The Definition of Metis
The definition of Metis is a controversial subject among the Metis as well as the non-Metis in Canada. First let’s talk about the definition of Aboriginal as defined in the Canadian Constitution. There are three Aboriginal groups that are officially recognized in Canada – First Nation, Metis and Inuit.
In 1985 the Metis were entrenched in Canada’s Constitution as one of the three distinct Aboriginal groups in Canada. “The Canadian Constitution recognizes three groups of Aboriginal people: First Nations, Métis and Inuit. These are three distinct peoples with unique histories, languages, cultural practices and spiritual beliefs.” – Aboriginal Affairs and Northern Development Canada.
The Metis National Council represents five provincial Metis organizations in Canada from Ontario – Metis Nation of Ontario to BC. Their definition is as follows: “Métis” means a person who self-identifies as Métis, is distinct from other Aboriginal peoples, is of historic Métis Nation Ancestry and who is accepted by the Métis Nation.”
The Congress of Aboriginal Peoples is a national organization who through their affiliated provincial bodies, represents Status Indians living off-reserve, Non-status Indians, and individuals who self-identify as Metis who were never registered but have ties to specific status or non-status Indian tribes. Each affiliated group has their own definition of who is accepted as a member in that group.
The Metis Nation of Canada founder Bryce Fequet’s description of the Metis is: “The Métis People of Canada are Indigenous and whose genesis began during contact between European Men, the Inuit and Indian women.”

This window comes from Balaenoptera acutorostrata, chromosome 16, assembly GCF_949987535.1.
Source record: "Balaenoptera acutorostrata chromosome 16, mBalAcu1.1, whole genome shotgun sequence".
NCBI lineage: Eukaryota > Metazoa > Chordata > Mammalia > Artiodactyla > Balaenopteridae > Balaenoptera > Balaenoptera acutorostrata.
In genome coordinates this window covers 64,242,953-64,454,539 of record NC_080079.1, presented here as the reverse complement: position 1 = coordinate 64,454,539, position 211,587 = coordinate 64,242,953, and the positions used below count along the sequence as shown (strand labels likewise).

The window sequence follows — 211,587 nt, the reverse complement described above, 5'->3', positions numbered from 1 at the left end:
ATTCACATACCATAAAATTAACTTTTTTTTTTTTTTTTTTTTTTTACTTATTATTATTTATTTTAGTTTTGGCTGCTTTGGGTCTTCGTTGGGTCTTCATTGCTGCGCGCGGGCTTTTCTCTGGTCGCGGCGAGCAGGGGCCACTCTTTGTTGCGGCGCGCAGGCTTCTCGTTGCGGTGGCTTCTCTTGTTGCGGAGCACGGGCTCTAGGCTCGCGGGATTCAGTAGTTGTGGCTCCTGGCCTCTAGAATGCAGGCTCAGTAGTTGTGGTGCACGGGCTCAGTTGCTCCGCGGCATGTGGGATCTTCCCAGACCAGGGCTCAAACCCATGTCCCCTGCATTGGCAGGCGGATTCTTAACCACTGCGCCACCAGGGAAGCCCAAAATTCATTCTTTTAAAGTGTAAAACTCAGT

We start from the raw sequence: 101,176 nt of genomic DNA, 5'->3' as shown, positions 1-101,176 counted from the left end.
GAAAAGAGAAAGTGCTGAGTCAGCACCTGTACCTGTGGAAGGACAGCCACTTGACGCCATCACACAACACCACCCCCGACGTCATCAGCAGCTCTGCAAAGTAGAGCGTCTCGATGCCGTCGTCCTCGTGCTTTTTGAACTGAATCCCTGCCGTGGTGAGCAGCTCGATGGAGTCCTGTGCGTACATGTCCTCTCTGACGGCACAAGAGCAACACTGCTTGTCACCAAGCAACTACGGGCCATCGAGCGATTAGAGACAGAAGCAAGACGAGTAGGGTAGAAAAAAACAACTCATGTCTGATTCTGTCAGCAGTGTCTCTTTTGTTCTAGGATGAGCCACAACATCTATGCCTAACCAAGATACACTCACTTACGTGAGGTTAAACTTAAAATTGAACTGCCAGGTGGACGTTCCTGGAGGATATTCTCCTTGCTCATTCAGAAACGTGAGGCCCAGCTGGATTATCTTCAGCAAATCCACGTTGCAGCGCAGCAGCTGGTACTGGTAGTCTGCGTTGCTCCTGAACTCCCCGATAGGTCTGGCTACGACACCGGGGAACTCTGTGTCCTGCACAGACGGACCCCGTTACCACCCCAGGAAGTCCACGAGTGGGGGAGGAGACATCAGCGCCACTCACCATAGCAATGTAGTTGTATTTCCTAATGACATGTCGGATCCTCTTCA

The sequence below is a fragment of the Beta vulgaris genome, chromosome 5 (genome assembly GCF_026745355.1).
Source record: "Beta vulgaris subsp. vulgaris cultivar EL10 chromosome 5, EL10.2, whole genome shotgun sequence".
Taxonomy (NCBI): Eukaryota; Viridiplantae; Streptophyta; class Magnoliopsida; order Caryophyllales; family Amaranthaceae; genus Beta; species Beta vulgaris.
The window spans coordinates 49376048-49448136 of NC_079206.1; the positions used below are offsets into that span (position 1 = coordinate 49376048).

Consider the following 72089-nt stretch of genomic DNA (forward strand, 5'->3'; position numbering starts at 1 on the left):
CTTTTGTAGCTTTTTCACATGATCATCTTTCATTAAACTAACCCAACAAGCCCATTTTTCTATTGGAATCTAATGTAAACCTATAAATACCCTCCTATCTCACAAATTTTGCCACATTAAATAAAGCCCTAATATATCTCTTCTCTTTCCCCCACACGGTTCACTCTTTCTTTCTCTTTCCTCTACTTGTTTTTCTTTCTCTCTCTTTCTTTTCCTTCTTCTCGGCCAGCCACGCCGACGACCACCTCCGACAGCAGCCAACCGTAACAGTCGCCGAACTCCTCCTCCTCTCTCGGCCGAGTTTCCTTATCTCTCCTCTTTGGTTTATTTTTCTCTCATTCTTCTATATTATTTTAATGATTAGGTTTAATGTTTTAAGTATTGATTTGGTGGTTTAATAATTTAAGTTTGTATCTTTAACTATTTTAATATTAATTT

The Eastern Woodland Metis Nation Nova Scotia has again, their own definition of who is Metis – “A person of mixed blood; specifically: a person of European and North American Indian Ancestry, regardless of how many generations back (i.e. a person who is not entitled to registry through the Indian Act), a person who Self Identifies and is accepted by the Community.”
The Canadian Metis Council defines a Metis as: “…. persons of mixed blood – European/Aboriginal blood (Indian ancestry); Someone who is distinct from Indian and Inuit, someone who has genealogical ties to Aboriginal ancestry.”
The above are just a few of the Metis organizations in Canada who represent the Metis people in Canada and have their own definitions. However there are many different definitions of Metis and they are as varied as the Canadian landscape itself! Each province across Canada including Quebec, the eastern provinces, Labrador and Newfoundland each have there own representative bodies with their own definitions. You may access most of these on their respective websites. There is also pertinent information that can be found at Aboriginal Affairs and Northern Development Canada website.
We hope this information has given you a little more insight into the Metis people and their ever growing population and presence in Canada.
About the Métis Flag
There are two flags that have been adopted by the Metis people. They originate from the fur trade. One is red with a white infinity symbol and the other is blue with a white infinity symbol. The red flag represents the colours of the Hudson’s Bay Company, while the blue represents the North West Company. The horizontal figure eight is an infinity sign, which symbolizes the joining of two cultures as they are forever intertwined. The infinity symbol has also emerged in the traditional dances of the Métis. Today the representative Metis organizations in Canada fly the two flags. The red flag is also called the ‘hunting’ flag. You will see these flags being flown at special Metis events and gatherings.
The Metis Sash
The Métis Sash apparel had many more functional uses. Its fringed ends served as an emergency sewing kit when the Métis were out on the buffalo hunt. A key, which opened a trunk containing all their valuable possessions, was sometimes tied to the fringes. The Métis Sash also served as a first aid kit, a washcloth, towel, and an emergency bridle and saddle blanket when the Métis were out on a hunt. The sash acquired new significance in the 20th century, and now is a symbol of pride and identification for the Métis people and their culture in Canada.